A news analysis from Gary Dent
December 6, 2012
In successfully reaching agreements with six of our seven labor unions over the last approximately 15 months, the Pennsylvania State System of Higher Education (PASSHE) sought both cost savings and the assurance that our students’ academic needs would be met into the future. Each of the unions recognized the enormous fiscal challenges facing the State System and partnered with us in achieving these goals.
We remain hopeful that we can secure that same level of cooperation with our final union, the Association of Pennsylvania State College and University Faculties (APSCUF), which represents our faculty. APSCUF’s most recent response was to ask its members to take a vote authorizing a strike.
As the person at PASSHE directly responsible for advising the Chancellor and Board of Governors on labor relations matters, I want to share publicly our goals in the unresolved negotiations with APSCUF.
Many of our students and their families have limited ability to absorb cost increases. As a result of overall declining state support over the past several years, students now provide almost three-fourths of the revenue necessary to operate the 14 PASSHE universities through tuition and fees. Any agreement with APSCUF must reflect that reality, as have the agreements reached with all of our other unions. In exchange for modest salary increases, each of those unions agreed to a variety of cost-saving measures, such as the elimination of shift differential and some overtime payments, reductions in sick leave and limits on the amount of annual leave employees can earn.
In explaining why his members were willing to accept some concessions, one PASSHE union leader said, “We weren’t happy about it, but, at the same time, our members were able to grasp what was occurring with the available funding. It was a balance we were willing to accept.”
Increases in healthcare costs for both active and retired employees, combined with rapidly rising pension costs, are placing unsustainable financial pressure on the universities. In this regard, PASSHE is no different from the federal or state governments, or most other organizations, all of which have identified increasing costs in these areas as urgent problems that must be addressed. We have no alternative. We must agree to new approaches before these costs overwhelm the System.
In our discussions with APSCUF, we have presented a number of proposals to redesign our healthcare plan, which would more closely align it with the plan offered by the Commonwealth to almost 80,000 state employees, including the Governor and his cabinet. This concept already has been agreed to by our other unions. The changes would result in lower premiums while ensuring that all PASSHE employees would receive benefits comparable to those received by other state employees.
The State System pays more than $15,000 annually for family coverage under the healthcare plan it administers for active employees, while the employer—either PASSHE or the state—pays $10,140 for coverage under the Commonwealth’s plan. The average employer cost for such coverage nationally is $11,429, according to the Kaiser Foundation, a leading source of healthcare information. It is obvious that we must address this disparity in cost.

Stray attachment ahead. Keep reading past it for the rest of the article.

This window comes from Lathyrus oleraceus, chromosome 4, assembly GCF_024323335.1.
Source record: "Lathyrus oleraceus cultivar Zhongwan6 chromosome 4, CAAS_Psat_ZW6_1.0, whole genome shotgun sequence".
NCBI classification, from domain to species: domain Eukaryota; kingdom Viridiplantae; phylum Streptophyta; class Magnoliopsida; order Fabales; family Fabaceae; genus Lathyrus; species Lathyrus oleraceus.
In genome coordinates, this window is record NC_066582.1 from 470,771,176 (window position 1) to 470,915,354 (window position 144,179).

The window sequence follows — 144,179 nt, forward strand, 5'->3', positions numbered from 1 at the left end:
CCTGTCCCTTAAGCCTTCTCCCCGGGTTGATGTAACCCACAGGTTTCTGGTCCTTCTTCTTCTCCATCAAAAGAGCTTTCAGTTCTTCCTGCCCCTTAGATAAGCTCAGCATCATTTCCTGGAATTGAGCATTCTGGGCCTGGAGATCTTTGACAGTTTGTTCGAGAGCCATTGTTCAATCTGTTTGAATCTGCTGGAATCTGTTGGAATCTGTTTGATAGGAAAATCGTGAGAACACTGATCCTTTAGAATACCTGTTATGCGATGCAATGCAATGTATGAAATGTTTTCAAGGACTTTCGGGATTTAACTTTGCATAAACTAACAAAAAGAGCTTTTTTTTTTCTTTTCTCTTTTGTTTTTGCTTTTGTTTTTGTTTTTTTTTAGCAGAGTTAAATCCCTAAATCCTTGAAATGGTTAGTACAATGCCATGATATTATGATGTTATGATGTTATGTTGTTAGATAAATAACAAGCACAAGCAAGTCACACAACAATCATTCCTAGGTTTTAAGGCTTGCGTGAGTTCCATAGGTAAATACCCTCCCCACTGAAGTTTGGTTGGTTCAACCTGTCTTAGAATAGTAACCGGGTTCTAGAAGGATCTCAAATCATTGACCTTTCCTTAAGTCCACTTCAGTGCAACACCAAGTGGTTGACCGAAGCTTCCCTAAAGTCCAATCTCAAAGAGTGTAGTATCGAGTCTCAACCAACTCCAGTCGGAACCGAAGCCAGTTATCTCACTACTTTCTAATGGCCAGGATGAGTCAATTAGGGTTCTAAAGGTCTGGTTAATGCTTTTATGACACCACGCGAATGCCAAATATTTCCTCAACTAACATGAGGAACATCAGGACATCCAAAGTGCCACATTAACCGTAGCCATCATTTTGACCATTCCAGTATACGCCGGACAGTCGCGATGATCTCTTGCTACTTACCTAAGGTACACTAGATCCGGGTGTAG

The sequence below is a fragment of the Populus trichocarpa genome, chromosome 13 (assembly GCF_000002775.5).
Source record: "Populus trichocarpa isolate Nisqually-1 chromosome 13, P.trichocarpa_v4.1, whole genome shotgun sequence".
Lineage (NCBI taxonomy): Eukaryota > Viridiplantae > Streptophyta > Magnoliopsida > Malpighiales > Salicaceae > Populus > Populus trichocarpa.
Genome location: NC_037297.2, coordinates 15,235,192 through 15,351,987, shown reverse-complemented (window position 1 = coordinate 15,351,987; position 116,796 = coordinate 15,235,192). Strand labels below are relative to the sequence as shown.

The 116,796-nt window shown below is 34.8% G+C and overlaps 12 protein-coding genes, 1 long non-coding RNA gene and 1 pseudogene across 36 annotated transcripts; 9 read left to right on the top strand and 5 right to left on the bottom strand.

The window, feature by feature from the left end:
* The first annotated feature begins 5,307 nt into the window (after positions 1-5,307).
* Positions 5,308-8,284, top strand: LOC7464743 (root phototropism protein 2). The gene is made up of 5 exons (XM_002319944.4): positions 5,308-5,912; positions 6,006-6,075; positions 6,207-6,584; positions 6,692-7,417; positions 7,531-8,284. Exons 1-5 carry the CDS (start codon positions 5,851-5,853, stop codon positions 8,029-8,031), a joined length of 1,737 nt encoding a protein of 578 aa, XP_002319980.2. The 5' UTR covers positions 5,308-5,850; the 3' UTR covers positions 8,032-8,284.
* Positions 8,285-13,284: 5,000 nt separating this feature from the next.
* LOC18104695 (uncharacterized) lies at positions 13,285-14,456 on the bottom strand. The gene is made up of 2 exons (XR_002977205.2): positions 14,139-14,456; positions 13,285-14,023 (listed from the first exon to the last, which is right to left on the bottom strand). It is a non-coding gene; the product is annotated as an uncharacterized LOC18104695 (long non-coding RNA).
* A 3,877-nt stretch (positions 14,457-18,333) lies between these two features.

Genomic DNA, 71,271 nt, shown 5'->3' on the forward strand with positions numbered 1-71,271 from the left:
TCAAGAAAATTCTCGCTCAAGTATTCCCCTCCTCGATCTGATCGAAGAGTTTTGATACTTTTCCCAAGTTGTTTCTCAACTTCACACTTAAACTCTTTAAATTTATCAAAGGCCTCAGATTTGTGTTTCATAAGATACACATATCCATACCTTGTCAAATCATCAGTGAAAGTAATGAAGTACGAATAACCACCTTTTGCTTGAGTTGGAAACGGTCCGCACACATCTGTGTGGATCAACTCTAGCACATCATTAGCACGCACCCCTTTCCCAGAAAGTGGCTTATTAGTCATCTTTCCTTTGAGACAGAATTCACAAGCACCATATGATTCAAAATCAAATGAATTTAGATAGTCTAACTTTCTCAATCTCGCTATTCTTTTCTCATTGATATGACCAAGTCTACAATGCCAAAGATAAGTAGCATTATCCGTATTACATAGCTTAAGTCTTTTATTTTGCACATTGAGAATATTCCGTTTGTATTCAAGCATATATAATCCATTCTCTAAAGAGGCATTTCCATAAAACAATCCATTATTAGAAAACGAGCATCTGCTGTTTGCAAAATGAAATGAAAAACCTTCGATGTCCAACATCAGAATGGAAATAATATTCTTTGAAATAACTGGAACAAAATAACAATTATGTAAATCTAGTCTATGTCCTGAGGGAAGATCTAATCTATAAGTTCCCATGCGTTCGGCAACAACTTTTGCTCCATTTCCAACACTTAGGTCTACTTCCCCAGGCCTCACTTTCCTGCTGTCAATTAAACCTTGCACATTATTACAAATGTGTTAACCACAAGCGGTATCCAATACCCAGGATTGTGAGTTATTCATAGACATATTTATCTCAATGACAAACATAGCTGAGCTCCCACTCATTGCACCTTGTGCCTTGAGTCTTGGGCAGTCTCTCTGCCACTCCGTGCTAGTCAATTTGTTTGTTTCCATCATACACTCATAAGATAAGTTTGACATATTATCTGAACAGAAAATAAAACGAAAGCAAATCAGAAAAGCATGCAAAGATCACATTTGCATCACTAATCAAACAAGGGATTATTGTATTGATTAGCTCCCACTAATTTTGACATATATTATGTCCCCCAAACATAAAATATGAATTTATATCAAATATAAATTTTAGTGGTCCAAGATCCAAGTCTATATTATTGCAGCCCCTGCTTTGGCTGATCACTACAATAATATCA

We also have proposed to redesign our annuitant healthcare plan to essentially mirror the plan Pennsylvania State University began offering to its new employees two years ago. The change, which would begin to address a more than $1.4 billion outstanding financial obligation in this area, would apply only to employees hired after July 1, 2013.
We are committed to remaining competitive in our ability to recruit and retain both regular and temporary faculty. Part-time, temporary faculty at a PASSHE university receive a minimum of $5,600 for teaching a three-credit course, more than double the national average. Within the state, Penn State University pays its part-time faculty from $4,000 to $4,500 per course while Temple University pays between $3,939 and $4,689.
PASSHE has proposed freezing salaries of part-time, temporary faculty at the current rate, while continuing to pay full-time, temporary faculty the same as regular faculty. Full-time, temporary faculty have essentially the same out-of-classroom responsibilities as regular—tenured and tenure-track—faculty, including advising students, serving on departmental and university committees and conducting scholarly research. Part-time faculty do not have these additional responsibilities. In articles that have appeared in various newspapers across the state, several APSCUF local chapter presidents have cited these differences in workload responsibilities.
Our universities need to reflect the changing reality of distance education. They must be able to ensure students are able to receive the courses they need in order to meet their degree requirements and to graduate, in the manner that best serves them, including via distance education when appropriate.
In recognition of the dramatic growth in distance education, we have proposed ending the incentive payments faculty receive for developing such courses, as well as the additional stipend they receive for each student who enrolls in them. Those incentives were first offered in 1999, when such courses were virtually non-existent at PASSHE universities. A plan to phase out the incentive payments was begun as part of the last APSCUF contract. Faculty do not receive additional payments or stipends for developing or offering traditional courses.
These issues all must be addressed in order to assure the long-term viability of the PASSHE universities and the continuation of the high-quality, affordable education they provide. To learn more about these negotiations and full details of PASSHE’s current proposal, go to http://www.passhe.edu.
Gary Dent is PASSHE’s vice chancellor for human resources and labor relations.